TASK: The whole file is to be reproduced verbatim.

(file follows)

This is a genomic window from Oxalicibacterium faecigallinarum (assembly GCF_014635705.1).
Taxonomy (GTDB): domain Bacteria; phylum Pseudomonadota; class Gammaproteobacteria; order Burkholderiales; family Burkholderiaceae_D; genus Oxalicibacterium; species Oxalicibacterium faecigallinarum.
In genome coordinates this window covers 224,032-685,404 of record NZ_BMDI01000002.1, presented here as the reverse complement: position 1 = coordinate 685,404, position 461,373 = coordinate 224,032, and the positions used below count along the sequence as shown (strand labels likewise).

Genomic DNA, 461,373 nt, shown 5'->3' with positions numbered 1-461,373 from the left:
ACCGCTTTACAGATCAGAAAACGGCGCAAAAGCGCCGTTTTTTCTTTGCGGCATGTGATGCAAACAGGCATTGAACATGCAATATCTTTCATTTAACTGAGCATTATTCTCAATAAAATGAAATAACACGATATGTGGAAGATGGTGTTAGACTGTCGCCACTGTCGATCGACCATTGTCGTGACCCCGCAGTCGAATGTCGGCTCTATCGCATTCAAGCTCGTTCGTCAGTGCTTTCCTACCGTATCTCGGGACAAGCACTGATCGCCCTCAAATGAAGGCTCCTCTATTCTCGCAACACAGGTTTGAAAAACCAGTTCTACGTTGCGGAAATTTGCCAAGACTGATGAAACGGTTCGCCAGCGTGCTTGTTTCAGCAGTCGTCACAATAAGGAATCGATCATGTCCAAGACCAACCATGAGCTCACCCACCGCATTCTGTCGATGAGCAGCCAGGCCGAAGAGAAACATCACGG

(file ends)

This is a genomic window from Oxalicibacterium faecigallinarum (assembly GCF_014635705.1).
Taxonomy (GTDB): domain Bacteria; phylum Pseudomonadota; class Gammaproteobacteria; order Burkholderiales; family Burkholderiaceae_D; genus Oxalicibacterium; species Oxalicibacterium faecigallinarum.
In genome coordinates this window covers 224,032-685,404 of record NZ_BMDI01000002.1, presented here as the reverse complement: position 1 = coordinate 685,404, position 461,373 = coordinate 224,032, and the positions used below count along the sequence as shown (strand labels likewise).

Genomic DNA, 461,373 nt, shown 5'->3' with positions numbered 1-461,373 from the left:
ACCGCTTTACAGATCAGAAAACGGCGCAAAAGCGCCGTTTTTTCTTTGCGGCATGTGATGCAAACAGGCATTGAACATGCAATATCTTTCATTTAACTGAGCATTATTCTCAATAAAATGAAATAACACGATATGTGGAAGATGGTGTTAGACTGTCGCCACTGTCGATCGACCATTGTCGTGACCCCGCAGTCGAATGTCGGCTCTATCGCATTCAAGCTCGTTCGTCAGTGCTTTCCTACCGTATCTCGGGACAAGCACTGATCGCCCTCAAATGAAGGCTCCTCTATTCTCGCAACACAGGTTTGAAAAACCAGTTCTACGTTGCGGAAATTTGCCAAGACTGATGAAACGGTTCGCCAGCGTGCTTGTTTCAGCAGTCGTCACAATAAGGAATCGATCATGTCCAAGACCAACCATGAGCTCACCCACCGCATTCTGTCGATGAGCAGCCAGGCCGAAGAGAAACATCACGG